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Edited by Robert Silverberg


703pp/$27.95/September 1998


Reviewed by Steven H Silver

Robert Silverberg's new anthology, Legends, is a fantastic collection.   More than seven hundred pages long, it allows eleven fantasy authors to write novellas set in their most popular universes.  From Stephen King's contribution of a "Dark Tower" story to Robert Jordan's "Wheel of Time" novella, the book serves as an introduction to these series for those who haven't read them, and presents new stories for those who already follow the series.

Many fantasy series these days are lengthy works, for instance Tad Williams's "Memory, Sorrow and Thorn" or Terry Goodkind's "The Sword of Truth".  Even the works which aren't lengthy tend to be parts of long series, for instance Terry Pratchett's Discworld novels or Anne McCaffrey's Pern sequence.  Legends permits readers to sample a small bit of the authors' work and world without making the time and monetary committment of picking up the entire series.  If the reader likes George R.R. Martin's "The Hedge Knight," set one hundred years before his main story sequence, the reader can then go out and purchase a copy of A Game of Thrones.

Although Terry Pratchett is the best selling author in England, his work is still relatively little known in the US.  Pratchett's "The Sea and Little Fishes" is a good introduction to his characters, humor and situations.  Told from the viewpoint of the witch Nanny Ogg, it is the story of how one year a committee of witches forms to ask Granny Weatherwax not to take part in the Witch Trials, a competition to determine the best witch of the year.   When Granny agrees, the problems begin.

Orson Scott Card's "Grinning Man," set after Heartfire, seems like it could be an extract from the forthcoming sixth Alvin Maker novel.   Opening with Alvin and Arthur Stuart travelling through Kennituck, the two come upon a man who is grinning down a bear.  Letting the grinning man get ahead of him, the travelers come to a small village where they meet up with some inhospitable villagers who had heard about Alvin from the grinning man.  Card's tale is good, but it relies on more knowledge of Alvin, Arthur and their circumstances for it to be fully effective.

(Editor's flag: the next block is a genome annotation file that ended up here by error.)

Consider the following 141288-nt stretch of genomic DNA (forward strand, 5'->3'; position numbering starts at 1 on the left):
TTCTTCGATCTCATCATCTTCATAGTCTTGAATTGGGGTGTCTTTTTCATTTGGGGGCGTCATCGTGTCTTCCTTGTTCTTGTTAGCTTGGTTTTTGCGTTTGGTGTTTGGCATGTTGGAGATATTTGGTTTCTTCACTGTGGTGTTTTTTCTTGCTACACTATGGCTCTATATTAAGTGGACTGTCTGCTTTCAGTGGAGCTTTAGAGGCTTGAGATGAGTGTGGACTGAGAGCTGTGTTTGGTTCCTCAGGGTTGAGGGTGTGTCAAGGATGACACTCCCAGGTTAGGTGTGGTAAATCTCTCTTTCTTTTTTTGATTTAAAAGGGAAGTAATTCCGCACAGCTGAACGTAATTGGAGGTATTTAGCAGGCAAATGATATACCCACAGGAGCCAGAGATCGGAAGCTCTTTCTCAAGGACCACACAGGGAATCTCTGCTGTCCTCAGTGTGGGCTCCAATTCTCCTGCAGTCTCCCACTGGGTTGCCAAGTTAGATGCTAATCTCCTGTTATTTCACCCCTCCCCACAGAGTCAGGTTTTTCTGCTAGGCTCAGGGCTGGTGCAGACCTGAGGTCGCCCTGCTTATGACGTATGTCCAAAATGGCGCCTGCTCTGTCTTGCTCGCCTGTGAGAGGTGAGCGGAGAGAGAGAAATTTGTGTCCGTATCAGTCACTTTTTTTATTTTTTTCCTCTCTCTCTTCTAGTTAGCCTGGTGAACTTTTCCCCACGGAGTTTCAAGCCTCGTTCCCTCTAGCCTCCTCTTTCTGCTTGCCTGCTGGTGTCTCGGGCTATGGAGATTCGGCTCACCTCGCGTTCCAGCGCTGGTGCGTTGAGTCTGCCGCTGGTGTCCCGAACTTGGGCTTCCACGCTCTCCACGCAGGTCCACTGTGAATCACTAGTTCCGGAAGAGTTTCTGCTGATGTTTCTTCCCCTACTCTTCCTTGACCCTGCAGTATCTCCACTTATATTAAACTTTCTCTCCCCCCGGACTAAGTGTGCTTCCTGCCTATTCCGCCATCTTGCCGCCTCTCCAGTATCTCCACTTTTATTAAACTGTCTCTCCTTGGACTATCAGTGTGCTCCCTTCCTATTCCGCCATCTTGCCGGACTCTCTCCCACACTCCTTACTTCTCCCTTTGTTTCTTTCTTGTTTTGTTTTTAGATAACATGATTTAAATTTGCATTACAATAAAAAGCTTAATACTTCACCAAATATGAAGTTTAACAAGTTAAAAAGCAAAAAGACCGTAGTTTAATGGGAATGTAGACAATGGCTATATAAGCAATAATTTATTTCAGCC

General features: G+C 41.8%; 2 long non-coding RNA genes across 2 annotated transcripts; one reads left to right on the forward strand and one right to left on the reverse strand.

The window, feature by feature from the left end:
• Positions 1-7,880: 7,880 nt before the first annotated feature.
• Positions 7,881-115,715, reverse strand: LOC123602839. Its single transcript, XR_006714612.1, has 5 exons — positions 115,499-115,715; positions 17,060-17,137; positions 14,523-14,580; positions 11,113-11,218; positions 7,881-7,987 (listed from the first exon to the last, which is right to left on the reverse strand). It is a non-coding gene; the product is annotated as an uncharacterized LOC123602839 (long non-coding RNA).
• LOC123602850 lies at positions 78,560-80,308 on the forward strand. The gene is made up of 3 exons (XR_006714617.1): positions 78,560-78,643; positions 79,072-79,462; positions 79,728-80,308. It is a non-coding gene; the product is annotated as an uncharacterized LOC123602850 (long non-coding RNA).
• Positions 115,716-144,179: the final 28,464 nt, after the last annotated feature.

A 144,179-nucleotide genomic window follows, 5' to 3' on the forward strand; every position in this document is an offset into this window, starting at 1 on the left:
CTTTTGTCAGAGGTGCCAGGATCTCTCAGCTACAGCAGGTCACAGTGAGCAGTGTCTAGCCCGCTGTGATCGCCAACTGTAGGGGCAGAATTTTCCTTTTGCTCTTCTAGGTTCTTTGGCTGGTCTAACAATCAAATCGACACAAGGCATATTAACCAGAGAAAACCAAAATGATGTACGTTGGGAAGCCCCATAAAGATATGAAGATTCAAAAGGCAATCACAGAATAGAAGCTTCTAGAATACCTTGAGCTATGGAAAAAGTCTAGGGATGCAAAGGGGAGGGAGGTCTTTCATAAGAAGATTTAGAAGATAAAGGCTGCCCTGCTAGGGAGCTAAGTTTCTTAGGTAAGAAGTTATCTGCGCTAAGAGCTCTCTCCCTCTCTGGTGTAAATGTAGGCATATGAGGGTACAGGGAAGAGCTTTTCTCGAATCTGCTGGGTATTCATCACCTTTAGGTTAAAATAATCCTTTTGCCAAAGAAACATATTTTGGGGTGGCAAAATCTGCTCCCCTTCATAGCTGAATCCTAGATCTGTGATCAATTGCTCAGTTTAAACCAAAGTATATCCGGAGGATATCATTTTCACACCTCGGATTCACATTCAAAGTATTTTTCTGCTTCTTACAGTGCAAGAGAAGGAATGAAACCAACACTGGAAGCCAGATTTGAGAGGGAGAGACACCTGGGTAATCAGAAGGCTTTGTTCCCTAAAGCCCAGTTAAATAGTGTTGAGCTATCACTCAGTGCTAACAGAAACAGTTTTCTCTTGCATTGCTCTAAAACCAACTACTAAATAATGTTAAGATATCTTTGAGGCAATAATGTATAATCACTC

"Runner of Pern" introduces a new niche to Anne McCaffrey's long running Pern series.  The story is original and captures the feel for McCaffrey's writing, but the dragons which are the centerpoint of the novels are practically lacking.  This is due, in part to McCaffrey's decision to set the story during her novel Masterharper of Pern, before the threadfall which restores the dragonriders to their place of honor.  While not, perhaps, the best introduction to the series, McCaffrey does give a glimpse into pre-threadfall Pern as well as demonstrate how long-distance communication is achieved on her pre-industrial planet.

Raymond Feist has already shown how slavery exists on Kelewan in both the original Riftwar Saga and the Daughter of Empire series he wrote with Janny Wurts.  In "The Wood Boy," Feists tells the story of a noble house on Midkemia which is captured by the Tsurani and has slavery imposed upon them.  Feist's tale is told through the eyes of Dirk, a young woodgatherer who hopes to escape his servitude and live his own life once again.

Silverberg does a wonderful job with the introductions to each of the eleven pieces.   In addition to a short blurb about each author, he provides a synopsis of the series and where it stands, lets the reader know where the novella fits into the sequence, provides a full bibliography of the series (including, when appropriate, forthcoming novels in the series), and in some cases includes the maps taken from the beginning of the authors' novels.

If you are familiar with some or all of the fantasy realms included in Legends, the book will provide a return ticket to these worlds.  If you have never had the opportunity to visit these fantasy epics, Legends, will provide a good introduction to several series, permitting you to decide which authors tell the type of stories which would most interest you.

Stephen King The Little Sisters of Eluria
Terry Pratchett The Sea and Little Fishes
Terry Goodkind Debt of Bones
Orson Scott Card Grinning Man
Robert Silverberg The Seventh Shrine
Ursula K. LeGuin Dragonfly
Tad Williams The Burning Man
George R.R. Martin The Hedge Knight
Anne McCaffrey Runner of Pern
Raymond E. Feist The Wood Boy
Robert Jordan New Spring

Purchase this book from Amazon Books.

Legends will also be available as four audio volumes by HarperAudio comprising the entire table of contents.
Volume One:   King & Silverberg
Volume Two:   Jordan, Pratchett & Card
Volume Three:  Goodkind, Le Guin & Williams
Volume Four:  McCaffrey, Martin & Feist 

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